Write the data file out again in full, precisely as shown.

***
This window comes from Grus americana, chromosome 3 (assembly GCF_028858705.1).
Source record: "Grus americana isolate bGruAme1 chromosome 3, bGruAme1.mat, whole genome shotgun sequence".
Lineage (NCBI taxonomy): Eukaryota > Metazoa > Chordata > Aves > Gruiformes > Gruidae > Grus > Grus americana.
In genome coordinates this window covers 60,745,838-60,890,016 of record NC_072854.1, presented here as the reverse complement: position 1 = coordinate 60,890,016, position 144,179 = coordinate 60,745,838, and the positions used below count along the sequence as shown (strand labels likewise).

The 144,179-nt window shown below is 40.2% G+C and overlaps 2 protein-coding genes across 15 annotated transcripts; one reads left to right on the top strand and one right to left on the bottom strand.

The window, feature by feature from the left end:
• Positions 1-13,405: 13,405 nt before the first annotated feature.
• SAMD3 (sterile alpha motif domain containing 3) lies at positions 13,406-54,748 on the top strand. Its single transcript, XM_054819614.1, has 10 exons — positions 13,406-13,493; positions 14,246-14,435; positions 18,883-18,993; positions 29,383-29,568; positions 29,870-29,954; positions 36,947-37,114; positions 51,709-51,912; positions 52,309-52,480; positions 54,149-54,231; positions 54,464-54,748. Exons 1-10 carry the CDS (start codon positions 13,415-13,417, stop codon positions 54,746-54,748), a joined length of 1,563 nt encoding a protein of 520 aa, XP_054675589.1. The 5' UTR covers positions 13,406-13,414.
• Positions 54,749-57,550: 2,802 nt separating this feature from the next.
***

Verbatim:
This window comes from Grus americana, chromosome 3 (assembly GCF_028858705.1).
Source record: "Grus americana isolate bGruAme1 chromosome 3, bGruAme1.mat, whole genome shotgun sequence".
Lineage (NCBI taxonomy): Eukaryota > Metazoa > Chordata > Aves > Gruiformes > Gruidae > Grus > Grus americana.
In genome coordinates this window covers 60,745,838-60,890,016 of record NC_072854.1, presented here as the reverse complement: position 1 = coordinate 60,890,016, position 144,179 = coordinate 60,745,838, and the positions used below count along the sequence as shown (strand labels likewise).

The 144,179-nt window shown below is 40.2% G+C and overlaps 2 protein-coding genes across 15 annotated transcripts; one reads left to right on the top strand and one right to left on the bottom strand.

The window, feature by feature from the left end:
• Positions 1-13,405: 13,405 nt before the first annotated feature.
• SAMD3 (sterile alpha motif domain containing 3) lies at positions 13,406-54,748 on the top strand. Its single transcript, XM_054819614.1, has 10 exons — positions 13,406-13,493; positions 14,246-14,435; positions 18,883-18,993; positions 29,383-29,568; positions 29,870-29,954; positions 36,947-37,114; positions 51,709-51,912; positions 52,309-52,480; positions 54,149-54,231; positions 54,464-54,748. Exons 1-10 carry the CDS (start codon positions 13,415-13,417, stop codon positions 54,746-54,748), a joined length of 1,563 nt encoding a protein of 520 aa, XP_054675589.1. The 5' UTR covers positions 13,406-13,414.
• Positions 54,749-57,550: 2,802 nt separating this feature from the next.